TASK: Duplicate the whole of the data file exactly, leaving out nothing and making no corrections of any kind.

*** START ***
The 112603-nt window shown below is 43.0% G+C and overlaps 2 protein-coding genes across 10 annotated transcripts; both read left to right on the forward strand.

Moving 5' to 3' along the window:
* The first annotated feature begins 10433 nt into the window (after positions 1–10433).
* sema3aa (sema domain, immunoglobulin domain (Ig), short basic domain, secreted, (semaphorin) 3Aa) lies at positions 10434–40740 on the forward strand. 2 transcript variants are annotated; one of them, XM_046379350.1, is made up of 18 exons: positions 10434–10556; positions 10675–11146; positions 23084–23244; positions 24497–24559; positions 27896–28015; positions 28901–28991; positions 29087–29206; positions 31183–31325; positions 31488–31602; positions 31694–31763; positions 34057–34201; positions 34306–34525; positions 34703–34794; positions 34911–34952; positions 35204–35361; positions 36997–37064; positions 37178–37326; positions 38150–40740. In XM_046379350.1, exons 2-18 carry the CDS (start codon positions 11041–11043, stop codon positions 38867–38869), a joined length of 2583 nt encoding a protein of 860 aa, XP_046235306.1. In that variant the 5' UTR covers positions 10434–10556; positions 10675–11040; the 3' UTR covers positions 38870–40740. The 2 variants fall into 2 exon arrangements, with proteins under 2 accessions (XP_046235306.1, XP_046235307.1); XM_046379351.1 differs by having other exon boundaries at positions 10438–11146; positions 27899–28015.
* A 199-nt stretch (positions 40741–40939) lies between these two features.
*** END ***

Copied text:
The 112603-nt window shown below is 43.0% G+C and overlaps 2 protein-coding genes across 10 annotated transcripts; both read left to right on the forward strand.

Moving 5' to 3' along the window:
* The first annotated feature begins 10433 nt into the window (after positions 1–10433).
* sema3aa (sema domain, immunoglobulin domain (Ig), short basic domain, secreted, (semaphorin) 3Aa) lies at positions 10434–40740 on the forward strand. 2 transcript variants are annotated; one of them, XM_046379350.1, is made up of 18 exons: positions 10434–10556; positions 10675–11146; positions 23084–23244; positions 24497–24559; positions 27896–28015; positions 28901–28991; positions 29087–29206; positions 31183–31325; positions 31488–31602; positions 31694–31763; positions 34057–34201; positions 34306–34525; positions 34703–34794; positions 34911–34952; positions 35204–35361; positions 36997–37064; positions 37178–37326; positions 38150–40740. In XM_046379350.1, exons 2-18 carry the CDS (start codon positions 11041–11043, stop codon positions 38867–38869), a joined length of 2583 nt encoding a protein of 860 aa, XP_046235306.1. In that variant the 5' UTR covers positions 10434–10556; positions 10675–11040; the 3' UTR covers positions 38870–40740. The 2 variants fall into 2 exon arrangements, with proteins under 2 accessions (XP_046235306.1, XP_046235307.1); XM_046379351.1 differs by having other exon boundaries at positions 10438–11146; positions 27899–28015.
* A 199-nt stretch (positions 40741–40939) lies between these two features.